So let's talk about that. When should we as officers put our foot down against this behavior? Should we, under any circumstances, actually encourage it?
Mike Schramm posted about the relatively new phenomenon of GDKP runs. He linked to one of my columns and implied that I wasn't a fan of GDKP. That's not actually how I feel. I'm fine with GDKP as long as that is the intention of the run and everyone is on board with that system. If your guild needs nothing from an instance, a GDKP run is a great way to increase your group's cash flow.
In a nutshell, the way it works is this: You invite some wealthy, undergeared outsiders to the run along with some players you know can make sure you clear the zone. When loot drops, players outbid each other for the items they want. Everyone splits the proceeds at the end of the night.
A GDKP run can be a great cushion against future raiding expenses such as repair bills, gems and enchants, flasks and potions, etc. Depending on how it goes, one run can cover weeks and even months of costs for your raiders. It harms no one and it helps your raids, so I have no problem with it.
What I'm against is when a PUG raid that I'm leading suddenly turns into a GDKP run. It should never be expected that a player will sell a fairly obtained item, and no one should ever be pressured into selling. That is when it crosses the line, in my opinion.
Many players, like Clansey at one time, aren't comfortable with selling loot. They don't want offers. They just want their item. By tempting them with large amounts of gold, you can put them in an awkward situation.
If one of my raiders is going to offer a PUG player gold for an item, I'd prefer that they do it in private. And before making an offer, they should ask if the person is interested in selling at all. If they say no, that should be the end of it -- not offering more and more gold to change their mind. If the player says yes, and my raider is able to purchase an upgrade, I have no problem with this transaction. Certainly I don't want anyone in my guild to feel like buying loot is the only way to gear up. But if they're willing to supplement themselves in this way, and they can afford it, that's their business.
However, I don't want my raiders selling items that are upgrades under any circumstances. I want them to have the best possible gear. Fun and successful raiding is what allows my guild to function. It is what defines us. When people pass on upgrades for cash, it undermines our ability to succeed.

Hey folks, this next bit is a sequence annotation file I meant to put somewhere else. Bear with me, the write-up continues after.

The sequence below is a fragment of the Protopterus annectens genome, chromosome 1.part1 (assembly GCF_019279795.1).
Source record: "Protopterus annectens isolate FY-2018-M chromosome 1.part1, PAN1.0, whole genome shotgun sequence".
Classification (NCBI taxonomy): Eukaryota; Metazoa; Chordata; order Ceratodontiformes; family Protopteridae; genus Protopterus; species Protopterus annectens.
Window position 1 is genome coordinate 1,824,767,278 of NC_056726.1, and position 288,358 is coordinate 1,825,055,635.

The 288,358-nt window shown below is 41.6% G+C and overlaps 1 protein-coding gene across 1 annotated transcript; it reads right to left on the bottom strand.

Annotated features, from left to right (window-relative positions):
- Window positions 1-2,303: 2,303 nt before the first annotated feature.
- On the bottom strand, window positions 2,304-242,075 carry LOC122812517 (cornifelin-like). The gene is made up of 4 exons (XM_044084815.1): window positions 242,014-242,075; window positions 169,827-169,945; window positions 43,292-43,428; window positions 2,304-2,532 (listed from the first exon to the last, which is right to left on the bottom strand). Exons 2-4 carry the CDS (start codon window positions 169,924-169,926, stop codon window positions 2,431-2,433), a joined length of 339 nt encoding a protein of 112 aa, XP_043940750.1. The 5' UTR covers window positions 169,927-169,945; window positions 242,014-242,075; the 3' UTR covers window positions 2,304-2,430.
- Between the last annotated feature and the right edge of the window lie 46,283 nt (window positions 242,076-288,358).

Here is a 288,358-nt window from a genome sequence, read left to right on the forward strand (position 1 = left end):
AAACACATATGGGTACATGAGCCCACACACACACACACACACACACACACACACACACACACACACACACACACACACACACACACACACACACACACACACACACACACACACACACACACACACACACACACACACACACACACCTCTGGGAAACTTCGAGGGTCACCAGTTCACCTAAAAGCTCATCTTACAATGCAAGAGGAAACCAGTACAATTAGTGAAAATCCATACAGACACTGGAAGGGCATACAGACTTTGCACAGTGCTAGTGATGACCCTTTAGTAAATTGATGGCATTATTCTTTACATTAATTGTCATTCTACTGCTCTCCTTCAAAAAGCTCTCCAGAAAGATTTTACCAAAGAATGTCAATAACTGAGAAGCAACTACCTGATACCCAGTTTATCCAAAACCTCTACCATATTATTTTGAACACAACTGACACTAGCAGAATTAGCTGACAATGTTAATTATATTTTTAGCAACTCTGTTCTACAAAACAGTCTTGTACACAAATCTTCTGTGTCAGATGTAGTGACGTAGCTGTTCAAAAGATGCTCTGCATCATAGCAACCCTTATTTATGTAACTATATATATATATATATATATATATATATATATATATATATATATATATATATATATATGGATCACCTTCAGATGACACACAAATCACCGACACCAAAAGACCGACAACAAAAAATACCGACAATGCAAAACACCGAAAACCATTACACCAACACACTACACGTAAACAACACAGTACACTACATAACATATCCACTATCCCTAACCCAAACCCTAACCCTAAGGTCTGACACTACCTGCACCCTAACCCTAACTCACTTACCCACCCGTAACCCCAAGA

Beyond that, I don't want them to roll on items they don't need just for the sake of a quick buck. It's dishonest and it promotes dishonesty.
It's possible that my raiders cut such deals with each other, but I've told them that I don't like it. We don't use any sort of DKP system. I would prefer that the player who won an item kept it, but my officers and I don't check whether every single piece of loot winds up with the player who won it. Most of our players are pretty generous with loot and would rather pass an item to someone than sell it to them. So far I haven't heard of any intraguild loot sales going on, and I hope it doesn't happen.
So, to sum up:
- Planned GDKP run: OK
- Spontaneous GDKP run: Not OK
- PUG player voluntarily selling loot to my raider: OK
- My raider selling loot to a PUG player: Not OK
- My raider selling loot to another of my raiders: Not OK
What if it reaches a point where every player rolls on every item their class could theoretically use, whether it's an upgrade or not, in the hopes that someone will buy it from them? In essence, that turns every run into a GDKP run. Instead of splitting the profits, however, all the money goes to the player who was lucky enough to win the roll. Any way you slice it, it's not fair to other players.
We as officers have the duty not to let loot selling spiral out of control. We can't control what PUG players do, but we can encourage our guildmates to roll on loot in an honest way, to buy loot only when the seller is comfortable with it, and to treat each other with courtesy when it comes to loot within the guild.
Send Scott your guild-related questions, conundrums, ideas, and suggestions at email@example.com. You may find your question the subject of next week's Officers' Quarters!